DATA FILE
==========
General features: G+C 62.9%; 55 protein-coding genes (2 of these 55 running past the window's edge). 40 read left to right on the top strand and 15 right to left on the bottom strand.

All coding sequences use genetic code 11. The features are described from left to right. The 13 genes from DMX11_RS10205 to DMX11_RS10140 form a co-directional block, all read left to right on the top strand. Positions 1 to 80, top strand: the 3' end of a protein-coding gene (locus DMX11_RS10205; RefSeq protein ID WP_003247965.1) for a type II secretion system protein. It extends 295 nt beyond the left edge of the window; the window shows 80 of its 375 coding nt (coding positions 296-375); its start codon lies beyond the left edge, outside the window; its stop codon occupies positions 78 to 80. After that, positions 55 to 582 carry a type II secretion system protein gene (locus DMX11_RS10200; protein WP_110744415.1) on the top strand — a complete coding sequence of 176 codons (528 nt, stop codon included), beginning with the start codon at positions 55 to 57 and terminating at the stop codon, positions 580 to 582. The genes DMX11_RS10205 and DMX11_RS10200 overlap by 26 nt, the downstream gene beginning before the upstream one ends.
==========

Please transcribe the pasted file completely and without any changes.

General features: G+C 62.9%; 55 protein-coding genes (2 of these 55 running past the window's edge). 40 read left to right on the top strand and 15 right to left on the bottom strand.

All coding sequences use genetic code 11. The features are described from left to right. The 13 genes from DMX11_RS10205 to DMX11_RS10140 form a co-directional block, all read left to right on the top strand. Positions 1 to 80, top strand: the 3' end of a protein-coding gene (locus DMX11_RS10205; RefSeq protein ID WP_003247965.1) for a type II secretion system protein. It extends 295 nt beyond the left edge of the window; the window shows 80 of its 375 coding nt (coding positions 296-375); its start codon lies beyond the left edge, outside the window; its stop codon occupies positions 78 to 80. After that, positions 55 to 582 carry a type II secretion system protein gene (locus DMX11_RS10200; protein WP_110744415.1) on the top strand — a complete coding sequence of 176 codons (528 nt, stop codon included), beginning with the start codon at positions 55 to 57 and terminating at the stop codon, positions 580 to 582. The genes DMX11_RS10205 and DMX11_RS10200 overlap by 26 nt, the downstream gene beginning before the upstream one ends.